Lakota

History

Lakota arrived in 2003 from a caring woman who had rescued from a "high kill" agency. The workers at the agency were afraid of Lakota because he was a wolf, and so refused to go in and clean his enclosure. The woman received an email from the "high-kill" shelter asking for help in placing many of their animals. When investigated, Lakota was found living in horrible conditions - he was covered in urine, feces, and weighed about 40 pounds. The woman decided to accept Lakota, restore him to good health, and then transport him to a wolf rescue. The woman took excellent care of Lakota, and over the next month, Lakota was able to build a relationship with the woman and her 16-year-old daughter. The woman then contacted Wild Spirit and we were able to offer a forever home to our shy Lakota.

How Can I help Lakota?

Let's make some tracks!

It takes approximately seventeen sponsors (paw prints) to provide the basic care for each of our wolves and wolf-dogs for an entire year. This does not include the cost of medication, vet visits, enclosures repairs, or enrichment treats.

Quarterly Enrichment
Every three months we give each of our animals an exciting enrichment treat. Not only does it help to mentally and physically stimulate the wolves and wolf-dogs, but it also goes to support them for the rest of the quarter.

Profile

Bio: Lakota is a low-content wolf-dog.
Living Arrangements: I live alone now, after my last relationship with wolf-dog Nymeria seemed like it might lead to fighting.
Right now, I live next to the animal care office because of my advanced age. I might come out to say hello, but I am very shy. "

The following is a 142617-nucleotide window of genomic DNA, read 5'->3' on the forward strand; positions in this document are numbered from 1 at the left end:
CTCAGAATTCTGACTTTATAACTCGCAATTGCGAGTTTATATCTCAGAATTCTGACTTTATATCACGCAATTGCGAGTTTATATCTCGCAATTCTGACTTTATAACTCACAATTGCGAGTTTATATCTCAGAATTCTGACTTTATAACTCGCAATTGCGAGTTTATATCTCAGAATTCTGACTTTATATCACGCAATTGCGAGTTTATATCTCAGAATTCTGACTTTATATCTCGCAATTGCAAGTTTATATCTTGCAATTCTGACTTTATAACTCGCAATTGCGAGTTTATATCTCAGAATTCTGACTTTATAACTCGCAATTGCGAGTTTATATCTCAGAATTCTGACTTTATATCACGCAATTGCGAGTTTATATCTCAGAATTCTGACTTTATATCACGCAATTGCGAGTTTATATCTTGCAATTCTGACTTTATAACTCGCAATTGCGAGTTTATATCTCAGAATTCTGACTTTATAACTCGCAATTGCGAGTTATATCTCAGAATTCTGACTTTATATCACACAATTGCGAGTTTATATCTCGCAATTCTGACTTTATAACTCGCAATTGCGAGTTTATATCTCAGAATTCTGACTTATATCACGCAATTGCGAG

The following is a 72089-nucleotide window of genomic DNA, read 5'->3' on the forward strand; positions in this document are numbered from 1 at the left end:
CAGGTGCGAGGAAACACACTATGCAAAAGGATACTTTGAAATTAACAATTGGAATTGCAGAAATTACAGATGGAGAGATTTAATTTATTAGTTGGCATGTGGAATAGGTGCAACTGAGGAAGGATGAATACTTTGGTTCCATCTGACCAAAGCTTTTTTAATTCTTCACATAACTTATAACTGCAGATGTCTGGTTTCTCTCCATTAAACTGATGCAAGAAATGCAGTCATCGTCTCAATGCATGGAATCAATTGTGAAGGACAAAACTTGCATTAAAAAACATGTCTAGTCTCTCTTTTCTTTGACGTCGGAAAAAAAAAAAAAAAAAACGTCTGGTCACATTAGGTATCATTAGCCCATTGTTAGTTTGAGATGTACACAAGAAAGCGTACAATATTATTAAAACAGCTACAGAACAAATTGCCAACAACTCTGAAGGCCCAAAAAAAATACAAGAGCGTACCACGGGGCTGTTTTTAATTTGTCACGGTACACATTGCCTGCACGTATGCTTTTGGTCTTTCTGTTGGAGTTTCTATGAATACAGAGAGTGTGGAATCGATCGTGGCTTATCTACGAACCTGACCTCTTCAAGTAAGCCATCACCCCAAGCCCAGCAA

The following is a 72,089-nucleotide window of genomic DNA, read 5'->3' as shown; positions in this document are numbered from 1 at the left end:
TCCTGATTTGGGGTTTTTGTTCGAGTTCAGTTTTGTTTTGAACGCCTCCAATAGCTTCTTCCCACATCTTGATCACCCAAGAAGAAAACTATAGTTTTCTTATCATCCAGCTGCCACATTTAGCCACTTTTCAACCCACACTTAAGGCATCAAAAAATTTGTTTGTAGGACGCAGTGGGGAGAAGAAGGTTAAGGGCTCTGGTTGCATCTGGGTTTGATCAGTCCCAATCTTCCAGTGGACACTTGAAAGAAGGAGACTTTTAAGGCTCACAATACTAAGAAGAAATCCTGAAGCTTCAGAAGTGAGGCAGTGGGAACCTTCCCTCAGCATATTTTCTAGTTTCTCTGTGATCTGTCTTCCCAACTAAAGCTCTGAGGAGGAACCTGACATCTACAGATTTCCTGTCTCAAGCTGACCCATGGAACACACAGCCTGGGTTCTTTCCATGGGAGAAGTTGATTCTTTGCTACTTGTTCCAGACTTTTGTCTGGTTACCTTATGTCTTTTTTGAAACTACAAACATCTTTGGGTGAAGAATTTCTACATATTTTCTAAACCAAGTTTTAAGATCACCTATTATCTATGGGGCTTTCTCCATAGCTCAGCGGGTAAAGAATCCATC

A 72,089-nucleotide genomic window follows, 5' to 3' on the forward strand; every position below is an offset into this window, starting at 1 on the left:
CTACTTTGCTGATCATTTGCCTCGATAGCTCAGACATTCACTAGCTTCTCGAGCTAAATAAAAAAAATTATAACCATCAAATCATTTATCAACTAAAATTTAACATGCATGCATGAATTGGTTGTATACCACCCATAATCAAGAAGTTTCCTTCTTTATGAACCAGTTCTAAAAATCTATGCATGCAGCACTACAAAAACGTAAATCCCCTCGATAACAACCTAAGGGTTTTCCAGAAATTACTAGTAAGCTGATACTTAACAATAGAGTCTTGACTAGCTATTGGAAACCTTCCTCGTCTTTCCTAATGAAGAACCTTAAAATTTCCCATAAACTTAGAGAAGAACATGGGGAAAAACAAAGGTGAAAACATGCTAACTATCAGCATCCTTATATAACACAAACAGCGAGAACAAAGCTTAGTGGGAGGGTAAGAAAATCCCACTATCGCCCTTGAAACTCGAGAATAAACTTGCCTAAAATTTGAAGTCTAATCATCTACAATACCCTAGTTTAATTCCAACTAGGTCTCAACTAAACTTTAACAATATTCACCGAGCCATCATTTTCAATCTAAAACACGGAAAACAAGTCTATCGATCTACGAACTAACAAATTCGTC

Personality: Although he was able to establish a relationship at his previous home, Lakota has always been one of the shyest animals living at the Sanctuary. He mainly keeps to himself and always moves to the back of his enclosure when new or scary volunteers walk by. Lakota is learning to cope without his former companion, Sassy. Although he is still untouchable, Lakota appears to be seeking more interaction with his caretaker now that he is alone.
Likes: Stuffed animals and other toys, following his caretaker around the enclosure, and stealing objects.
Dislikes:Strangers and unusual sanctuary activity around his habitat.
Fun Fact: When Lakota lived with a female wolf named Natasha, he went through a short-lived period of bravery. It was during this time that his caretaker learned his love of stealing objects. Lakota was particularly mean to Natasha when he stole her favorite stuffed animal and buried it. His caretaker had to keep digging it up to give back to his girlfriend.
My Wishlist: "I would love a donation for vet care. As I get older, I may need some medications to make me more comfortable."